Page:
Other Protestant services have sprung up with services in Spanish as a result of growth in the Hispanic community.

Like the “Iglesia Cristiana Roca de Salvacion” (Chrisitan Church of the Rock of Salvation), a Protestant church that offers mass on Sundays at the Gracious Savior Lutheran Church in Edwards. There, Gonzalez preaches in Spanish to a congregation of 70.

“All our people are from Mexico, Guatemala, El Salvador and Honduras,” Gonzalez says. “But I want to emphasize: It’s not what we do for them, but what God does for them.”

Different spiritualities

When immigrants come to a new land, no matter where they come from, they have struggles, Ziemann says.

“But we believe that faith in God will help us through any troubles,” he says. “It’s very important to have faith in any transition.”

Ziemann says Hispanics and Anglos have the same core beliefs, but sometimes demonstrate them in different ways.

“It’s a cultural thing,” he says. “Like Mexicans have the Lady of Guadalupe and the Anglos have the Virgin Mary.”

Hispanics are more attached to their faith than Anglos, says Geilenkirchen, who worked in Colombia for five years.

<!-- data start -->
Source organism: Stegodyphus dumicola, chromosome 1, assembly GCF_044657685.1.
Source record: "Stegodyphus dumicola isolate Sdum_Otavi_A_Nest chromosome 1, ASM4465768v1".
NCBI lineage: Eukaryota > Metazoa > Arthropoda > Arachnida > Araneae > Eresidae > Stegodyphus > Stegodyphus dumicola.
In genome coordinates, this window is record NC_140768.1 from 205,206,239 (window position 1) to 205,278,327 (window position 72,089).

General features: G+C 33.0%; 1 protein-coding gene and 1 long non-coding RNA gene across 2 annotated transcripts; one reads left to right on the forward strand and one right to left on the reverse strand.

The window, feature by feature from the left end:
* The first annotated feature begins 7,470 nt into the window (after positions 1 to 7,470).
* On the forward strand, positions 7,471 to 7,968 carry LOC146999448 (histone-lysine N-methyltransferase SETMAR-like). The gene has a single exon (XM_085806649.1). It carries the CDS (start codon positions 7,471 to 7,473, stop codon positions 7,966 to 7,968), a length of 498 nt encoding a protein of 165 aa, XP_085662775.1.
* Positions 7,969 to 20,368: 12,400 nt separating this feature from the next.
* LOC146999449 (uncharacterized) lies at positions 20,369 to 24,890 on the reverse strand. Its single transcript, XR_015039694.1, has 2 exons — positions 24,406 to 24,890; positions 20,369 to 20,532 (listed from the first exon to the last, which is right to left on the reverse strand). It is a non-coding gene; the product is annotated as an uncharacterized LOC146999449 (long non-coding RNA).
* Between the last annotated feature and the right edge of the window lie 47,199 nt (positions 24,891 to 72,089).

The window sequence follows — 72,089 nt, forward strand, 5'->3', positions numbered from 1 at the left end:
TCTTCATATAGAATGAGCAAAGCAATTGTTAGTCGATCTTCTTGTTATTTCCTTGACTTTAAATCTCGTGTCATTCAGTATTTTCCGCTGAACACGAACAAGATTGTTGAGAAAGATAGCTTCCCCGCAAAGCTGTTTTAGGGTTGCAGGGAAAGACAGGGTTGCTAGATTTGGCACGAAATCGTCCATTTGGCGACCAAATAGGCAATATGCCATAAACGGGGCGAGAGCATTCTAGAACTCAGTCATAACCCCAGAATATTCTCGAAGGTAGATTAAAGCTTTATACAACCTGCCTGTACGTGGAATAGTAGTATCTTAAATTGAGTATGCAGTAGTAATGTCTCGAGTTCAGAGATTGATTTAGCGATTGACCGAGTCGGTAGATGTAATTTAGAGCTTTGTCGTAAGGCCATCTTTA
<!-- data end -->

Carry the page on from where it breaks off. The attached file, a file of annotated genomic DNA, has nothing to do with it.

“You can’t be church if you don’t have the poor with you,” Geilenkirchen says. “The poor realize that anything they receive, it’s a gift from God. The affluent see it in another way. They say, “If I don’t have something, I can buy it.'”

Although he sees a lot of people suffering in the valley, Geilenkirchen says many residents are often ingenious in the way they work out their problems.

“There are poor people here, but they are able to roll with the punches,” he says.

In the end, all he is trying to do is fulfill the Gospel, Geilenkirchen says.

“I don’t know if I’m in tune with both cultures,” he says, “but I know the Hispanics need advocates.”

Veronica Whitney can be reached at 949-0555, ext. 454, or at

Mass in Spanish


St. Mary’s – 7 p.m. Saturday; 215 Capitol St., Eagle

St. Clare of Assisi – 7 p.m. Sunday; U.S. Highway 6 at Squaw Creek Road, Edwards.


Iglesia Cristiana Roca de Salvacion service at the Gracious Savior Lutheran Church – 7 p.m. Sunday; 33520 Highway 6, Edwards.